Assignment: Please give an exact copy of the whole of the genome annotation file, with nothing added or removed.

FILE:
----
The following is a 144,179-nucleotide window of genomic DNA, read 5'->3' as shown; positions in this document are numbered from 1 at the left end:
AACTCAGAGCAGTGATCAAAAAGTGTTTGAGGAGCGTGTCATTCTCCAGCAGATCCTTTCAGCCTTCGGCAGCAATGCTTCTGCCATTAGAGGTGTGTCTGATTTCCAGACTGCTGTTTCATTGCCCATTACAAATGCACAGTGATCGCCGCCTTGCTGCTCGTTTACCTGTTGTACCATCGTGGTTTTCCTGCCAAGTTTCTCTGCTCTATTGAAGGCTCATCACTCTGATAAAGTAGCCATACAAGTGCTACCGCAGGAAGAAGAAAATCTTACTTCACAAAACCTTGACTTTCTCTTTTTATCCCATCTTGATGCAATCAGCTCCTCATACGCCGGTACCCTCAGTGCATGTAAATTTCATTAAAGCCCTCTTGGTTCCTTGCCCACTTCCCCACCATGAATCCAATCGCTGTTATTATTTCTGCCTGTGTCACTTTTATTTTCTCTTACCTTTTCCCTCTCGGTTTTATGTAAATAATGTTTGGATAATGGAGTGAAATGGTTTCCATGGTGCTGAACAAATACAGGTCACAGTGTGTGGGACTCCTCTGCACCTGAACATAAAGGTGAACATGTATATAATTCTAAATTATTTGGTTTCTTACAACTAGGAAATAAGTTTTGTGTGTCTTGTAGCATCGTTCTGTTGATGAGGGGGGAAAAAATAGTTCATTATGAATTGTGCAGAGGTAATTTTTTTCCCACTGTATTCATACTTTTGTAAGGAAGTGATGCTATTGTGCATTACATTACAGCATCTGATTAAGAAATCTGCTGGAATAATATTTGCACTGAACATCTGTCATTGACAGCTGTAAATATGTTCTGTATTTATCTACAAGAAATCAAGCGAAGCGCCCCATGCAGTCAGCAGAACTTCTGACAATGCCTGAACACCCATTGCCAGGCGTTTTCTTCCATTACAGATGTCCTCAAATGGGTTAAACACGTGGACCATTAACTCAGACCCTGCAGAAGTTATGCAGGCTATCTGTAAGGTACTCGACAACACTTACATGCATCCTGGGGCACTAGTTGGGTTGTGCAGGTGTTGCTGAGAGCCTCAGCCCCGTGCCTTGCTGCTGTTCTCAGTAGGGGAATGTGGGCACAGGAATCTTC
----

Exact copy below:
The following is a 144,179-nucleotide window of genomic DNA, read 5'->3' as shown; positions in this document are numbered from 1 at the left end:
AACTCAGAGCAGTGATCAAAAAGTGTTTGAGGAGCGTGTCATTCTCCAGCAGATCCTTTCAGCCTTCGGCAGCAATGCTTCTGCCATTAGAGGTGTGTCTGATTTCCAGACTGCTGTTTCATTGCCCATTACAAATGCACAGTGATCGCCGCCTTGCTGCTCGTTTACCTGTTGTACCATCGTGGTTTTCCTGCCAAGTTTCTCTGCTCTATTGAAGGCTCATCACTCTGATAAAGTAGCCATACAAGTGCTACCGCAGGAAGAAGAAAATCTTACTTCACAAAACCTTGACTTTCTCTTTTTATCCCATCTTGATGCAATCAGCTCCTCATACGCCGGTACCCTCAGTGCATGTAAATTTCATTAAAGCCCTCTTGGTTCCTTGCCCACTTCCCCACCATGAATCCAATCGCTGTTATTATTTCTGCCTGTGTCACTTTTATTTTCTCTTACCTTTTCCCTCTCGGTTTTATGTAAATAATGTTTGGATAATGGAGTGAAATGGTTTCCATGGTGCTGAACAAATACAGGTCACAGTGTGTGGGACTCCTCTGCACCTGAACATAAAGGTGAACATGTATATAATTCTAAATTATTTGGTTTCTTACAACTAGGAAATAAGTTTTGTGTGTCTTGTAGCATCGTTCTGTTGATGAGGGGGGAAAAAATAGTTCATTATGAATTGTGCAGAGGTAATTTTTTTCCCACTGTATTCATACTTTTGTAAGGAAGTGATGCTATTGTGCATTACATTACAGCATCTGATTAAGAAATCTGCTGGAATAATATTTGCACTGAACATCTGTCATTGACAGCTGTAAATATGTTCTGTATTTATCTACAAGAAATCAAGCGAAGCGCCCCATGCAGTCAGCAGAACTTCTGACAATGCCTGAACACCCATTGCCAGGCGTTTTCTTCCATTACAGATGTCCTCAAATGGGTTAAACACGTGGACCATTAACTCAGACCCTGCAGAAGTTATGCAGGCTATCTGTAAGGTACTCGACAACACTTACATGCATCCTGGGGCACTAGTTGGGTTGTGCAGGTGTTGCTGAGAGCCTCAGCCCCGTGCCTTGCTGCTGTTCTCAGTAGGGGAATGTGGGCACAGGAATCTTC